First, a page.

Four sets of primary elections Tuesday night confirmed the salience of former President Donald Trump’s endorsement, and were a reminder of the challenges Democrats could have in motivating their base to defend incumbents in November.
Nevada was the center of much of the political action Tuesday night, with heated Republican primaries unfolding for the US Senate, governor, and secretary of state seats. President Joe Biden won the state by a much narrower margin than expected in 2020 — and Republicans are hoping political tailwinds boost their efforts to take over all four of the state’s top offices.
Elsewhere, the power of former President Donald Trump’s endorsement shone through Republican primary competitions, with the former president’s picks sweeping the field in Nevada and North Dakota, and upsetting the standing of incumbents in South Carolina.
Those primaries, as well as ones in Maine (and a Texas special election) happened Tuesday night. Here are four winners and two losers from them.
Winner: Trump’s election lies
Election deniers won big in Nevada: Three candidates who’ll challenge Democrats in the fall ran at least in part on the lie that Donald Trump won the 2020 election.
In the race to take on incumbent Democratic Sen. Catherine Cortez Masto, Adam Laxalt — the well-known, anti-abortion, pro-Trump former attorney general — cleared the field. He was Trump’s 2020 Nevada campaign co-chair, and has been an outspoken advocate for the lie that the 2020 election was stolen. Earlier this year, he declared he “sounded every alarm imaginable” after the 2020 election that it had been stolen.
An election denier also defeated an old establishment favorite in the Republican primary for Nevada governor. Clark County Sheriff Joe Lombardo will face incumbent Democratic governor Steve Sisolak, who actually beat Laxalt in a close race in 2018. Lombardo bested former Sen. Dean Heller, North Las Vegas Mayor John Lee, and outsider Joey Gilbert. Lombardo has also questioned Biden’s win — and hasn’t been shy about making election integrity part of his pitch to voters.
And another, more fervent, election truther won the primary for Nevada secretary of state. Jim Marchant, a former state assembly member, has made falsehoods about the 2020 election a central part of his campaign. “Your vote hasn’t counted for decades … you haven’t elected anybody. The people that are in office have been selected. You haven’t had a choice,” he told a crowd in February, according to a local Fox affiliate.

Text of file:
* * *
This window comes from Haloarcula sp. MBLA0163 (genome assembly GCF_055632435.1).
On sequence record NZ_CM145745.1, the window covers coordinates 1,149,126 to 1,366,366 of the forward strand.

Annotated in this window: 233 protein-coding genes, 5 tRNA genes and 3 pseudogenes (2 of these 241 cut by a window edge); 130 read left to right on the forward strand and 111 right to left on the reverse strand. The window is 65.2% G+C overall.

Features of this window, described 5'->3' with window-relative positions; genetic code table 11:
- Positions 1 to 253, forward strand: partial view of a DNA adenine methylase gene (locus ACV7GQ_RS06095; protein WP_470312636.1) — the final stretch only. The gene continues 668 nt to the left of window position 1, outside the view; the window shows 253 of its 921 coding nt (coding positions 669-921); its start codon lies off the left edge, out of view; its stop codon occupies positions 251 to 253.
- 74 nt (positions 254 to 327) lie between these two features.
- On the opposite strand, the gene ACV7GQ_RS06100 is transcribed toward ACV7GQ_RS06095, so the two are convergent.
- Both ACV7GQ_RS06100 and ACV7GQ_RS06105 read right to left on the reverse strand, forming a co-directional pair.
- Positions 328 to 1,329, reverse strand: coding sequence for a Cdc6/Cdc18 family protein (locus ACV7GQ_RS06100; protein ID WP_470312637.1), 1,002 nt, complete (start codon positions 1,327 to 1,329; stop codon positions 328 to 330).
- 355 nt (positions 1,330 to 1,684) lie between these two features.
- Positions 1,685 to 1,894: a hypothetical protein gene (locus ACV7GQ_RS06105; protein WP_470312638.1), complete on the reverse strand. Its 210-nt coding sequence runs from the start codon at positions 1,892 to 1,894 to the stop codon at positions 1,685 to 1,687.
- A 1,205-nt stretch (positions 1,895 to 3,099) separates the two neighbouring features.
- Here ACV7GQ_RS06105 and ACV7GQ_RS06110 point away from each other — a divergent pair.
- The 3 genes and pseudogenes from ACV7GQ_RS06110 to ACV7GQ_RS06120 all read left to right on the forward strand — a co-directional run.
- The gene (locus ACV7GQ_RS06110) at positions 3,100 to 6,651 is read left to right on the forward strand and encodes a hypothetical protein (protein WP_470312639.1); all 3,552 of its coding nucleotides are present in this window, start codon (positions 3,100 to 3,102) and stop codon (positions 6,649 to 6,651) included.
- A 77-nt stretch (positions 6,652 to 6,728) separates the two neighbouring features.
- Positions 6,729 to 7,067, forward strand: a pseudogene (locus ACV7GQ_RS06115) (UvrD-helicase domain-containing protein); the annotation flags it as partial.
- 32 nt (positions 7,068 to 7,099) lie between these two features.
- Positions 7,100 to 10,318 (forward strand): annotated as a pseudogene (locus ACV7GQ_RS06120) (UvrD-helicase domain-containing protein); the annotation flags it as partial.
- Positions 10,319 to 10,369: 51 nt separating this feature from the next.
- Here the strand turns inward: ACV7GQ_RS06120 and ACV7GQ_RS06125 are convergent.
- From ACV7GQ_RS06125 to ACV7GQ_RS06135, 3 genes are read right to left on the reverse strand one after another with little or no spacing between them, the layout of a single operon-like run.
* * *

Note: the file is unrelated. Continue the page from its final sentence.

Marchant could throw the state’s administration of election into chaos fueled by conspiracy theories: He’s said he would not have certified Biden’s win two years ago, and has argued that the state should get rid of voting machines and return to hand counts.
It’s unclear how successful candidates this radical might be in a general election. The state has trended toward Democrats in the last few elections, but if Republicans gain momentum this fall — something they believe is possible due to Biden’s low approval ratings and general frustration with inflation — even weak candidates could do well. But for now, Trump can once again tout some big endorsement wins.
Winner: Donald Trump
Candidates with Trump endorsements have generally done well in their primaries thus far, but he had more of a mixed bag this week, with a pretty big victory in South Carolina as well as a notable loss.
While Russell Fry — a South Carolina state representative who earned Trump’s endorsement — was able to oust incumbent Rep. Tom Rice, former state lawmaker Katie Arrington was unable to do the same with incumbent Rep. Nancy Mace. Rice raised the president’s ire after voting to impeach him, while Mace did so after criticizing his false claims of election fraud. Although Rice lost his primary by double digits on Tuesday, Mace was able to eke out a win, underscoring the limitations of Trump’s endorsement.